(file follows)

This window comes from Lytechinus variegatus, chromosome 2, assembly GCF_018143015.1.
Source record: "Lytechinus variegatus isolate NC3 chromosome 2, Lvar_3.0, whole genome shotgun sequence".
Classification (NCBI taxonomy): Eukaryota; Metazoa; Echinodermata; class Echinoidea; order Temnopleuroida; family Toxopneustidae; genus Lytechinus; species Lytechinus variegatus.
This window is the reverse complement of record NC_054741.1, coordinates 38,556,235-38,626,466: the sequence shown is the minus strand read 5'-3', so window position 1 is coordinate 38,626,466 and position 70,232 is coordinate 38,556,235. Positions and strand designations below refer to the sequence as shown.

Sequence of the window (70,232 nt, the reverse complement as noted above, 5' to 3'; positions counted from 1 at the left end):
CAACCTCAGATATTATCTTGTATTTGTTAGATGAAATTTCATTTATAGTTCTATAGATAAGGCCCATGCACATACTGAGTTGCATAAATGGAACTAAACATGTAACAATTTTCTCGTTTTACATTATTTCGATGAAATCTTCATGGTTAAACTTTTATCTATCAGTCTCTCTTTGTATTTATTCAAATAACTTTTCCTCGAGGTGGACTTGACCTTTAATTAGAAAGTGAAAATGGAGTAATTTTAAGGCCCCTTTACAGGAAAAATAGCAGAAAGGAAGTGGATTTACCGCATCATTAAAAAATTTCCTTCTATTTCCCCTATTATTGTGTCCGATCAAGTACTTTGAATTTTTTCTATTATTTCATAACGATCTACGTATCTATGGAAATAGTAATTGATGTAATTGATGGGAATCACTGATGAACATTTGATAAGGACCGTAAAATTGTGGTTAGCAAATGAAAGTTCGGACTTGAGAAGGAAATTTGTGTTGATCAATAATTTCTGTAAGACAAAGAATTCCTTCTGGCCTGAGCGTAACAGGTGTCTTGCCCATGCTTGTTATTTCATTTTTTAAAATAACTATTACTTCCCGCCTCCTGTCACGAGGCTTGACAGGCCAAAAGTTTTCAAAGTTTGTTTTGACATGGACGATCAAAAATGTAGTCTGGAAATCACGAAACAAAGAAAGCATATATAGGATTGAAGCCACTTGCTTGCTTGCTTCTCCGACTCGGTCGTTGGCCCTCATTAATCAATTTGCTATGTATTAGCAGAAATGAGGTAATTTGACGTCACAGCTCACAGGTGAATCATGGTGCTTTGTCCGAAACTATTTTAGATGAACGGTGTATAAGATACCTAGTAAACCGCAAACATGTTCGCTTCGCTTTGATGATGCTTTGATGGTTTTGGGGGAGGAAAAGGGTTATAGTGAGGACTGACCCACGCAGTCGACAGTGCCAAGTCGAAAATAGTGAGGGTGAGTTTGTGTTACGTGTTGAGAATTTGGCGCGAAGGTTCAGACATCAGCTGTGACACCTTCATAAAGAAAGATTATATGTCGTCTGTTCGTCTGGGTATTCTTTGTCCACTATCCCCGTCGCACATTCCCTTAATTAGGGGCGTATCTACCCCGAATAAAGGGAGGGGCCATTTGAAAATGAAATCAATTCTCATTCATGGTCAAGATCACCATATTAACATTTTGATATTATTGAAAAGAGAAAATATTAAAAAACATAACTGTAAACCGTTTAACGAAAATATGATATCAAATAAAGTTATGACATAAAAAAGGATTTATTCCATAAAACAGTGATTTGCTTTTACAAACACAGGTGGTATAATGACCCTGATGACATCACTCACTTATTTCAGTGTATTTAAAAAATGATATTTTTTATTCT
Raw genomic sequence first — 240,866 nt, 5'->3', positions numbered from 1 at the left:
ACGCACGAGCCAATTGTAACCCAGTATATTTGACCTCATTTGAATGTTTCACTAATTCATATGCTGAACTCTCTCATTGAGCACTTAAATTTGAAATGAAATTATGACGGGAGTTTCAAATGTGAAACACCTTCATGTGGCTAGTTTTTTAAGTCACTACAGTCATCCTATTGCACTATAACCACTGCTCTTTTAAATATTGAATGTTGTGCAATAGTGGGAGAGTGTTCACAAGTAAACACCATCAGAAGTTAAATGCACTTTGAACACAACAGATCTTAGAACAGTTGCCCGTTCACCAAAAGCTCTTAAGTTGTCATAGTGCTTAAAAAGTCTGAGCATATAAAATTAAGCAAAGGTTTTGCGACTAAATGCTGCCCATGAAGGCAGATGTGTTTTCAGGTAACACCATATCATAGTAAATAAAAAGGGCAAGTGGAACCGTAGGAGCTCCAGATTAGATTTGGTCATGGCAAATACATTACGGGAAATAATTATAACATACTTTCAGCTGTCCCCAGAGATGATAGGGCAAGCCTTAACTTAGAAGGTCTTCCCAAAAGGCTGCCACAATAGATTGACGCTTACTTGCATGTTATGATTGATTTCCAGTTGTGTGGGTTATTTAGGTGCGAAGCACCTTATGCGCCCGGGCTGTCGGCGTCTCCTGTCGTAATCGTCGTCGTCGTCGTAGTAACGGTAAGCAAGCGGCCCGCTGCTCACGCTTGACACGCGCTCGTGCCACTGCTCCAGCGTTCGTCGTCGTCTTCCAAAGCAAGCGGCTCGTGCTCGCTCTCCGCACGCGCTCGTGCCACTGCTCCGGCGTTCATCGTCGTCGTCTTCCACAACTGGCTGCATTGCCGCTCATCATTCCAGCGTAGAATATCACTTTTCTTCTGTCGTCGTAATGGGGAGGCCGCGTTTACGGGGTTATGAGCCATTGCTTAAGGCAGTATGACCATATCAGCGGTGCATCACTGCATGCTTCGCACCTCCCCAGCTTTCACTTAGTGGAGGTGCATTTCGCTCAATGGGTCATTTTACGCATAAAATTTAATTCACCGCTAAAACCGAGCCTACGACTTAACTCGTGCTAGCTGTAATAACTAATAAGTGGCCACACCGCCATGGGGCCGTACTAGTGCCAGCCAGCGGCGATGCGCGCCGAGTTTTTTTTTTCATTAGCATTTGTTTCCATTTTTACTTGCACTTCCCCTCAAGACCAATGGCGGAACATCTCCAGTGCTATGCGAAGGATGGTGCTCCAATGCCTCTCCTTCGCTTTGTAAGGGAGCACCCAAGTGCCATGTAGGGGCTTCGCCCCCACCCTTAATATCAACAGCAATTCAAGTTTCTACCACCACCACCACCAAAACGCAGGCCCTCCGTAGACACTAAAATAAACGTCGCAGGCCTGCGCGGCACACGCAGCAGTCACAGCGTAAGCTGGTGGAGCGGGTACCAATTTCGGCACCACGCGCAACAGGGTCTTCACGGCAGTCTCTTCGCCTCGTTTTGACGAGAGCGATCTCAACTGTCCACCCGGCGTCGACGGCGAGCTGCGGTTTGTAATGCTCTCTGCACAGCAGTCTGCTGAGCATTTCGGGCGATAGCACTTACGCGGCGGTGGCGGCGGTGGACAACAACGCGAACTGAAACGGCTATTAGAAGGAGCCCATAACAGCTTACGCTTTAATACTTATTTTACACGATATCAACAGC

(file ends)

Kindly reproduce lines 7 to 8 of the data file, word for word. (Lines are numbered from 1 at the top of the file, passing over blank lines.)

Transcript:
Raw genomic sequence first — 240,866 nt, 5'->3', positions numbered from 1 at the left:
ACGCACGAGCCAATTGTAACCCAGTATATTTGACCTCATTTGAATGTTTCACTAATTCATATGCTGAACTCTCTCATTGAGCACTTAAATTTGAAATGAAATTATGACGGGAGTTTCAAATGTGAAACACCTTCATGTGGCTAGTTTTTTAAGTCACTACAGTCATCCTATTGCACTATAACCACTGCTCTTTTAAATATTGAATGTTGTGCAATAGTGGGAGAGTGTTCACAAGTAAACACCATCAGAAGTTAAATGCACTTTGAACACAACAGATCTTAGAACAGTTGCCCGTTCACCAAAAGCTCTTAAGTTGTCATAGTGCTTAAAAAGTCTGAGCATATAAAATTAAGCAAAGGTTTTGCGACTAAATGCTGCCCATGAAGGCAGATGTGTTTTCAGGTAACACCATATCATAGTAAATAAAAAGGGCAAGTGGAACCGTAGGAGCTCCAGATTAGATTTGGTCATGGCAAATACATTACGGGAAATAATTATAACATACTTTCAGCTGTCCCCAGAGATGATAGGGCAAGCCTTAACTTAGAAGGTCTTCCCAAAAGGCTGCCACAATAGATTGACGCTTACTTGCATGTTATGATTGATTTCCAGTTGTGTGGGTTATTTAGGTGCGAAGCACCTTATGCGCCCGGGCTGTCGGCGTCTCCTGTCGTAATCGTCGTCGTCGTCGTAGTAACGGTAAGCAAGCGGCCCGCTGCTCACGCTTGACACGCGCTCGTGCCACTGCTCCAGCGTTCGTCGTCGTCTTCCAAAGCAAGCGGCTCGTGCTCGCTCTCCGCACGCGCTCGTGCCACTGCTCCGGCGTTCATCGTCGTCGTCTTCCACAACTGGCTGCATTGCCGCTCATCATTCCAGCGTAGAATATCACTTTTCTTCTGTCGTCGTAATGGGGAGGCCGCGTTTACGGGGTTATGAGCCATTGCTTAAGGCAGTATGACCATATCAGCGGTGCATCACTGCATGCTTCGCACCTCCCCAGCTTTCACTTAGTGGAGGTGCATTTCGCTCAATGGGTCATTTTACGCATAAAATTTAATTCACCGCTAAAACCGAGCCTACGACTTAACTCGTGCTAGCTGTAATAACTAATAAGTGGCCACACCGCCATGGGGCCGTACTAGTGCCAGCCAGCGGCGATGCGCGCCGAGTTTTTTTTTTCATTAGCATTTGTTTCCATTTTTACTTGCACTTCCCCTCAAGACCAATGGCGGAACATCTCCAGTGCTATGCGAAGGATGGTGCTCCAATGCCTCTCCTTCGCTTTGTAAGGGAGCACCCAAGTGCCATGTAGGGGCTTCGCCCCCACCCTTAATATCAACAGCAATTCAAGTTTCTACCACCACCACCACCAAAACGCAGGCCCTCCGTAGACACTAAAATAAACGTCGCAGGCCTGCGCGGCACACGCAGCAGTCACAGCGTAAGCTGGTGGAGCGGGTACCAATTTCGGCACCACGCGCAACAGGGTCTTCACGGCAGTCTCTTCGCCTCGTTTTGACGAGAGCGATCTCAACTGTCCACCCGGCGTCGACGGCGAGCTGCGGTTTGTAATGCTCTCTGCACAGCAGTCTGCTGAGCATTTCGGGCGATAGCACTTACGCGGCGGTGGCGGCGGTGGACAACAACGCGAACTGAAACGGCTATTAGAAGGAGCCCATAACAGCTTACGCTTTAATACTTATTTTACACGATATCAACAGC